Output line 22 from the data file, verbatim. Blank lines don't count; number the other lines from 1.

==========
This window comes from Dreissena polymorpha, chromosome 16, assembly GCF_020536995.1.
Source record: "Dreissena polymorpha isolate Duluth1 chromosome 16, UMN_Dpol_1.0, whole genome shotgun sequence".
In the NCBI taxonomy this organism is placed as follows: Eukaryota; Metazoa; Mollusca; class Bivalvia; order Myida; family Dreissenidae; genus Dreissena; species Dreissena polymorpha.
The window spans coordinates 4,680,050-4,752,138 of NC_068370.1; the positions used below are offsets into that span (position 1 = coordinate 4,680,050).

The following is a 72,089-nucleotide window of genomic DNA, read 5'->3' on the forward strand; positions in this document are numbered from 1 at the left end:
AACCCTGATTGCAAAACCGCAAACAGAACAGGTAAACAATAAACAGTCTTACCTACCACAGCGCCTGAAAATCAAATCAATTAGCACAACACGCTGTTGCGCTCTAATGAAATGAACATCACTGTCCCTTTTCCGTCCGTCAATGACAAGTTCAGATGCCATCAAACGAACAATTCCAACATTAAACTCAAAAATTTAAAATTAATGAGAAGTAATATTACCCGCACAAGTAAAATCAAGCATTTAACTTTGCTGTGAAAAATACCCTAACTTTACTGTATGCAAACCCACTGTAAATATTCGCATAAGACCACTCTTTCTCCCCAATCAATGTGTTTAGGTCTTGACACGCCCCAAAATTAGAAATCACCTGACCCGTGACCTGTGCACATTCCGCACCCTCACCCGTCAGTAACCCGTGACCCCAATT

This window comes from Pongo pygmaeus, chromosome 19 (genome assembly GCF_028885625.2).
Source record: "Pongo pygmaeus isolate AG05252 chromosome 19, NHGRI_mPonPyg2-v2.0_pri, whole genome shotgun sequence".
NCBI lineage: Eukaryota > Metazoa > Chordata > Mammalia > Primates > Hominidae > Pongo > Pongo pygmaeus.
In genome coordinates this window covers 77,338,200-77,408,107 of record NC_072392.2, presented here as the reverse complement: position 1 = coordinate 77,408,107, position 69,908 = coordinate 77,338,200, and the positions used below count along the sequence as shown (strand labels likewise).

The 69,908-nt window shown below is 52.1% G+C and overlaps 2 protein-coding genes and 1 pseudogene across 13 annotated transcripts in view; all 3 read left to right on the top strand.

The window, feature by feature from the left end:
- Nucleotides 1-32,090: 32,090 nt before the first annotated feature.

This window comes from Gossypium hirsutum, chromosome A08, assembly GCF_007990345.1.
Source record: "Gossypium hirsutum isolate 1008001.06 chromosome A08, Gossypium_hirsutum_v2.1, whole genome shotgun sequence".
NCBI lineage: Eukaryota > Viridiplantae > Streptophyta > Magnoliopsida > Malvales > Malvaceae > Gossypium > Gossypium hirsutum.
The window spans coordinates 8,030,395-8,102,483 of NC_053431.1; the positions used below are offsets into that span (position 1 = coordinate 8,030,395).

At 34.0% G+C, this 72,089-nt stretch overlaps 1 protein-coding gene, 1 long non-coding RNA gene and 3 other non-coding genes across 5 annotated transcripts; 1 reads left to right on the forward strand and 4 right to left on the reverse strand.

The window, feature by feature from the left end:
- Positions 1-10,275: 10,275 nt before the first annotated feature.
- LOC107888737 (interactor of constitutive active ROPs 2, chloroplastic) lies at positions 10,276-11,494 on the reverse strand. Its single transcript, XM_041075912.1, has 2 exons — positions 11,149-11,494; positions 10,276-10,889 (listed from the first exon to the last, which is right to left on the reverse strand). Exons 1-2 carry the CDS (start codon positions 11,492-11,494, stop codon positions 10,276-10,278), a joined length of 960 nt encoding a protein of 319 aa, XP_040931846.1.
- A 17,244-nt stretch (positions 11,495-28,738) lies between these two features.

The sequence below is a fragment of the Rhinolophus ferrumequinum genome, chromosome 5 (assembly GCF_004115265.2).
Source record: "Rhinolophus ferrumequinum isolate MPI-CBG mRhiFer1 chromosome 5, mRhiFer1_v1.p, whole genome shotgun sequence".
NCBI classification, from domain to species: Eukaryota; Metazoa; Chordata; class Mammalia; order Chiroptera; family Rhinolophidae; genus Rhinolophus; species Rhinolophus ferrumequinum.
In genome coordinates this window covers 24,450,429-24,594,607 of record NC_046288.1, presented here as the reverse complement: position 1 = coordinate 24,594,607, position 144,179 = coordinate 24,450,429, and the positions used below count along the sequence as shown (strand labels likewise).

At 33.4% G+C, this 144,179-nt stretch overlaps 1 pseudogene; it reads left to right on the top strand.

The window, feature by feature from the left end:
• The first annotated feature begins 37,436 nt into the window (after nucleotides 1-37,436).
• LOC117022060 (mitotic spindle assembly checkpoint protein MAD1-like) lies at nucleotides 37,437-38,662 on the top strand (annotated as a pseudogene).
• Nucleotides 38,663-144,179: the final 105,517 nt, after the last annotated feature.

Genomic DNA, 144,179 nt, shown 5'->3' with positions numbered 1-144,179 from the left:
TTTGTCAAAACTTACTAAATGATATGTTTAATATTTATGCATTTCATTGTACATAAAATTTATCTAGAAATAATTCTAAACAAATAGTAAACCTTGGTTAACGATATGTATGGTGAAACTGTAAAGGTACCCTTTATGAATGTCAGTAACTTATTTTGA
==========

- A 17,244-nt stretch (positions 11,495-28,738) lies between these two features.